Authentic Lessons for 21st Century Learning

The M.A.I.N. Cartoons of World War I

Understanding the Causes of World War I

Susan McHale, Laura Halstied, Becky Hilton, Heather Tilotson | Published: May 27th, 2022 by K20 Center

  • Grade Level Grade Level 9th, 10th, 11th, 12th
  • Subject Subject Social Studies
  • Course Course World History
  • Time Frame Time Frame 1-2 class period(s)
  • Duration More 90 minutes


In this lesson, students will explore the causes of World War I by completing a card sort and analyzing political cartoons. Students will create and present an anchor chart in groups over the causes of World War I.

Essential Question(s)

What were the causes of World War I? Why were so many nations involved in World War I?



Students brainstorm and categorize reasons for war through a sticky note activity.


Students examine the multiple causes of World War I by engaging in a card sort.


Students analyze a political cartoon about World War I in groups of four.


Students create an anchor chart explaining the political cartoon analyzed and explain how the cartoon relates to the causes of World War I.


Students present their anchor charts to the class in groups of four.


  • Lesson Slides (attached)

  • Card Sort (attached; one set per group size of your choice)

  • Card Sort Teacher’s Notes (attached)

  • Political Cartoons Packet (attached)

  • T.A.C.O.S. Cartoon Analysis (attached; one per student)

  • T.A.C.O.S. Teacher’s Notes (attached)

  • Anchor Chart Example (attached)

  • Sticky notes (one per student)

  • Large poster paper (i.e., sticky easel pad or butcher paper; one per group)


15 Minute(s)

Students should have read in their text some some information about World War I and the acronym M.A.I.N., (militarism, alliances, imperialism, and nationalism) prior to this lesson.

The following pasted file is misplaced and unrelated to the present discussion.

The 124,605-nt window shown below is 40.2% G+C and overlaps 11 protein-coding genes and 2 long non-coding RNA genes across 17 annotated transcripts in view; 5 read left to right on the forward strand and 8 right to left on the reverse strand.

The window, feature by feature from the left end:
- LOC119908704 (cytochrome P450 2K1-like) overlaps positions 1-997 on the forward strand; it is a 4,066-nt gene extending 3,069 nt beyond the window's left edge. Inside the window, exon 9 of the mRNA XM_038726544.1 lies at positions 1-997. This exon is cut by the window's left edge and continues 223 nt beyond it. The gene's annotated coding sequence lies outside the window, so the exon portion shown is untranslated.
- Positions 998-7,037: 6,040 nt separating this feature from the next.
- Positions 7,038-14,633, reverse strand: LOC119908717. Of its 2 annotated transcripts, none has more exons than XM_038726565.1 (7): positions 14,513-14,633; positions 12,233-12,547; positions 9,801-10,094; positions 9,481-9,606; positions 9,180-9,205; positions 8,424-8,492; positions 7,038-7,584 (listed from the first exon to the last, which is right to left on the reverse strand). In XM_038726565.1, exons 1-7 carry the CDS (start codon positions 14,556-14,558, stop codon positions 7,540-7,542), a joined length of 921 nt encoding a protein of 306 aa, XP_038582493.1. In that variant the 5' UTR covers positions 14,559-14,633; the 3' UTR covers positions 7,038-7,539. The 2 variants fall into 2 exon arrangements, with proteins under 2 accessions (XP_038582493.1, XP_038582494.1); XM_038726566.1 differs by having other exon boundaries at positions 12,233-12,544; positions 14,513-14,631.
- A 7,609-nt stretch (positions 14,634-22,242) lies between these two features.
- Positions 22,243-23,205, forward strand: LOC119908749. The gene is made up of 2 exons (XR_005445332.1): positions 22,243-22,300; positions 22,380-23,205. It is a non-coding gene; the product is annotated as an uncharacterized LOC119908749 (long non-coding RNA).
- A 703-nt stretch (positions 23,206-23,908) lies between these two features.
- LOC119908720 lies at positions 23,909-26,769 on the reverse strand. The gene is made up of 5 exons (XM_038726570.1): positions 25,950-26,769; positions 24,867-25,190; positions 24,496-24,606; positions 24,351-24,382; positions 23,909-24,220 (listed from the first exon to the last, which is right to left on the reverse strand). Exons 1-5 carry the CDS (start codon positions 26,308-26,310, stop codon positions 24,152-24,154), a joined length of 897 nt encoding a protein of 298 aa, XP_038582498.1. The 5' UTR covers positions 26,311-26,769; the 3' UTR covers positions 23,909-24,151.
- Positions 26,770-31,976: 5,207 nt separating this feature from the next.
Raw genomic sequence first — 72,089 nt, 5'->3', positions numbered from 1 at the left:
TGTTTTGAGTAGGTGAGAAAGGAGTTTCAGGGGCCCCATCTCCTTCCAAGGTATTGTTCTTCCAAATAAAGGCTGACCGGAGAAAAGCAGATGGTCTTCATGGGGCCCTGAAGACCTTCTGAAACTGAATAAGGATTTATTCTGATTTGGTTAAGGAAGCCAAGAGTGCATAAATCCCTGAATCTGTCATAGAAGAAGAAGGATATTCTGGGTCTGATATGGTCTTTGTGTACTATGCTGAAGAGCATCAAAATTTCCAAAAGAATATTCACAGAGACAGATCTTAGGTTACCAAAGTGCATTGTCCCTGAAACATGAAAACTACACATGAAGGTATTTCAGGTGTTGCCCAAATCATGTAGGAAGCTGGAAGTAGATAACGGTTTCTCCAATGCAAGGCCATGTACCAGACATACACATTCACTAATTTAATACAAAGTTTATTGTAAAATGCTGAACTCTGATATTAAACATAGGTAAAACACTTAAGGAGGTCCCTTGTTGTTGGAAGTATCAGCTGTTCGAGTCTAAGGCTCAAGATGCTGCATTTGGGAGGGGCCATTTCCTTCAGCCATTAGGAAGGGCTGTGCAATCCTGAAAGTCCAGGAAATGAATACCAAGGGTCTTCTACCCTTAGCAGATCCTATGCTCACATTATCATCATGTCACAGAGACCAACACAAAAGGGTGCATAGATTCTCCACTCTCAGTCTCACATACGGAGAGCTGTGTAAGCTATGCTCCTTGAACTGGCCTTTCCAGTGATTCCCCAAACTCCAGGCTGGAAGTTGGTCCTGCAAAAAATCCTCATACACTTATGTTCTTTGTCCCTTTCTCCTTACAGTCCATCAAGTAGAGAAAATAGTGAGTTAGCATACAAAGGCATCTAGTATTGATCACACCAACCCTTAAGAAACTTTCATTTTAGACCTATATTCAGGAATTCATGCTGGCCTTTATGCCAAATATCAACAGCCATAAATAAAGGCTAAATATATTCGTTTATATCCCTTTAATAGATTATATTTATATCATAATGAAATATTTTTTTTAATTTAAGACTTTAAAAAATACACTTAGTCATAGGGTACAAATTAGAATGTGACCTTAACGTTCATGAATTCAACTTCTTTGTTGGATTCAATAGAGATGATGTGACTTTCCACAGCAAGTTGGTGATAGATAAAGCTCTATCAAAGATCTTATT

Use the attached Lesson Slides to guide the lesson. Review the essential questions and lesson objectives on slide 3 and slide 4. Provide each student with a sticky note. Ask students to brainstorm and write a response on their sticky note to the question on slide 5, "What causes a nation to go to or participate in a war?" Ask students to place their sticky notes in one area such as on a white board or on a large piece of chart paper. Read some sticky notes aloud and group the sticky notes together that have the same theme to help students see similarities in responses. Have a class discussion about the responses students have written down and invite students to elaborate on their responses.


15 Minute(s)

Pass out the attached Card Sort to each student or student group. Display slide 6 and explain to students that there are four types of cards: militarism, alliances, imperialism, and nationalism. Have students sort the cards into the category each belongs to. After students have sorted the cards, check for understanding to make sure they have the correct cards under each category. Use the attached Card Sort Teacher's Notes to check for understanding. Ask students to briefly share out their reasoning. Allow a few minutes for students to re-sort their cards based on other students' explanations.